Stamps, Cornish like MOP parallels to 2008

Calgary Stampeders Jon Cornish attends team practice in Toronto November 22, 2012. (REUTERS)

Calgary Stampeders Jon Cornish attends team practice in Toronto November 22, 2012. (REUTERS)

Ian Busby, QMI Agency

, Last Updated: 11:48 AM ET

TORONTO - Grey Cup week is working out for the Calgary Stampeders just as it did four years ago, right down to awards night.

Jon Cornish lost out the most outstanding player award on Thursday night to a player on the team he will face Sunday in the Grey Cup.

This isn't necessarily a bad thing.

In 2008, Henry Burris wasn't named the MOP when facing Anthony Calvillo on Thursday, but Burris picked up the MVP in the Grey Cup on Sunday.

All Cornish needs to complete a weird cycle of parallels between 2008 and 2012 Stampeders teams is to do the same thing.

Cornish didn't go home empty-handed Thursday, as he collected the most outstanding Canadian trophy.

But he did have to watch as Toronto Argonauts returner Chad Owens took home the most outstanding player honours.

"I knew what was going to happen," Cornish said. "This is a guy who broke Pinball Clemons' record. It was a record that wasn't supposed to be broken. He had a tremendous season, both as a returner and receiving.

"The thing I like about Chad is he came into this league as a returner and he developed into a receiver. He took that opportunity and ran with it.

"He's also a great person. They respect him. They were here en masse tonight."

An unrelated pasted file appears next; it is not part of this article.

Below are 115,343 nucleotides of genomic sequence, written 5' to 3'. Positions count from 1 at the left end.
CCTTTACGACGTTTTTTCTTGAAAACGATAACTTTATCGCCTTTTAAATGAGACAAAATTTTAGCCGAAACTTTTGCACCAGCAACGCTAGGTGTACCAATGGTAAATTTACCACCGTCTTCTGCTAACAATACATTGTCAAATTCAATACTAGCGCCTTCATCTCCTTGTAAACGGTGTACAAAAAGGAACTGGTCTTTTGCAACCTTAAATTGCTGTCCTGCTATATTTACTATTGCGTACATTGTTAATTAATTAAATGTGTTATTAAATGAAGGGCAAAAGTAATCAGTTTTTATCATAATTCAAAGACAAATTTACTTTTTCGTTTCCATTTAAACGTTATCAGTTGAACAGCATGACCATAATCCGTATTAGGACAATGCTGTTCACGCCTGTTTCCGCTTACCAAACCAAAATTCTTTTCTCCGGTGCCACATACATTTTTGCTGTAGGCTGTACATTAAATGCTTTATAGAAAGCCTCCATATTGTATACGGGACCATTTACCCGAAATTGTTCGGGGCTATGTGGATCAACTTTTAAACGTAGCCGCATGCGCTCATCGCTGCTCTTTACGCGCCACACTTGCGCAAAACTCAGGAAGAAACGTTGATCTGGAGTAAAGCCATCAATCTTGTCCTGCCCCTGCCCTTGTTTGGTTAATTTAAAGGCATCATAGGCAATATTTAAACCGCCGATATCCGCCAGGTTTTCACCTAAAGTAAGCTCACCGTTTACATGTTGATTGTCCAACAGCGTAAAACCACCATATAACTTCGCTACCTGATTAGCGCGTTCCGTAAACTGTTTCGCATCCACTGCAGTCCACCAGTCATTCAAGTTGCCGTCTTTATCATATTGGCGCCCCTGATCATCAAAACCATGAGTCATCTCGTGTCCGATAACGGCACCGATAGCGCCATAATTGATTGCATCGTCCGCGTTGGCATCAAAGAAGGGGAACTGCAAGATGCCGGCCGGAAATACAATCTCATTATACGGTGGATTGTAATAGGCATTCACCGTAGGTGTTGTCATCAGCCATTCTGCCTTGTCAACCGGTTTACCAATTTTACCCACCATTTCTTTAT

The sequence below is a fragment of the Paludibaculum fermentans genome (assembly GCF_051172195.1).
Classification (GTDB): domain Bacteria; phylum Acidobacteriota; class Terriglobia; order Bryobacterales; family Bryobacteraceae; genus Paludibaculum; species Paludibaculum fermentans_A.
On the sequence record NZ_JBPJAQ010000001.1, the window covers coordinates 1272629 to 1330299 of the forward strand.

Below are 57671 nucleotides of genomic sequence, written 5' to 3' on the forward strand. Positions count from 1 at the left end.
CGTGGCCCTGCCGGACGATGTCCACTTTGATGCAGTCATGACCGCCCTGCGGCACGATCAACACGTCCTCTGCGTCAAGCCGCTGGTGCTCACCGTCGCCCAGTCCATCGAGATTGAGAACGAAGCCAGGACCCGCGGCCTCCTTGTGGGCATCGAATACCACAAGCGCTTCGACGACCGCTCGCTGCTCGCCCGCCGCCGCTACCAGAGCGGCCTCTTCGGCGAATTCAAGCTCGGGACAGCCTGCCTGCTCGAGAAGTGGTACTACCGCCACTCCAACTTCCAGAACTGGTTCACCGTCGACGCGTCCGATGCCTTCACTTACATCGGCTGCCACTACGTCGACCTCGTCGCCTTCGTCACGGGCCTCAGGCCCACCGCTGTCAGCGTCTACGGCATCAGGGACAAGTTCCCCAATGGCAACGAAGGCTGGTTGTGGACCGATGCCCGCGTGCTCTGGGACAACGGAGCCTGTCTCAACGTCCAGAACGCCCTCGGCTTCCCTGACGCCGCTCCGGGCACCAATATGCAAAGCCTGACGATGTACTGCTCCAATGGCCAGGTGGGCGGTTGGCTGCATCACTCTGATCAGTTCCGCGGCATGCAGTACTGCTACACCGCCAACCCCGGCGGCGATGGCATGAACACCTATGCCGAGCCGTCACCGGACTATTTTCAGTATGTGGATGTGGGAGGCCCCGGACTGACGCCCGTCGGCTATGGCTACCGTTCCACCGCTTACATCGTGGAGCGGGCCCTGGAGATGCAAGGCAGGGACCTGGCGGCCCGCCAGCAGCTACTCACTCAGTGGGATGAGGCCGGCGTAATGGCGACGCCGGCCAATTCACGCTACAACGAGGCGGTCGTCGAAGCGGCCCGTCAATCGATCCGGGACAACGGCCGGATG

Cornish had a few important people in the audience as well.

His mother Margaret and her wife Andrea made it after coming from Israel on Thursday.

Cornish was raised by a single mother with his father never in the picture, and he considers her his hero, so it was extra special to have her in attendance.

"She's quite a remarkable woman," Cornish said. "She raised us five kids with a large age gap. My older siblings were able to baby-sit for us quite a bit. She had to work. She's a teacher. She made sure we had great educations.

"She worked to ensure we were given the best, even if she wasn't the most capable of giving us everything on a music teacher's salary.

"After we were all done (school), she went back to school. She got a masters of ethics and became an (Anglican) priest. That's what she wanted to achieve.

"That's my motivation my entire life."

Losing the MOP doesn't give Cornish extra motivation. He probably doesn't need it anyway.

He said he won't celebrate this being the top Canadian until after the Grey Cup because he is too focused on bringing back a title right now.

Those closest to him on the team certainly believe he's completely prepared to win the title, and that he never worried about the MOP.

"His No. 1 goal and focus has never stopped being football," fullback Rob Cote said. "This week more than ever.

"You don't hear a lot about how he's a hard-working kid. He's doing all the right things. You hear the weird thing he does here or there. The one thing he does more than anything is take his job seriously, and it's paid off for him."

If everything works out in the Stampeders' plans, no one will remember that Cornish took only one of two awards on Thursday.

What will become the story is how the two wins were so similar.

"Obama was elected that year," Stamps receiver Jabari Arthur said. "There was a crossover team in the East. We beat B.C. We're coming into the home team's stadium.

"There are so many similar things. I'm hoping the outcome would be the same as well. We hope history repeats itself too."

ian.busby@sunmedia.ca

On Twitter @SUNIanBusby


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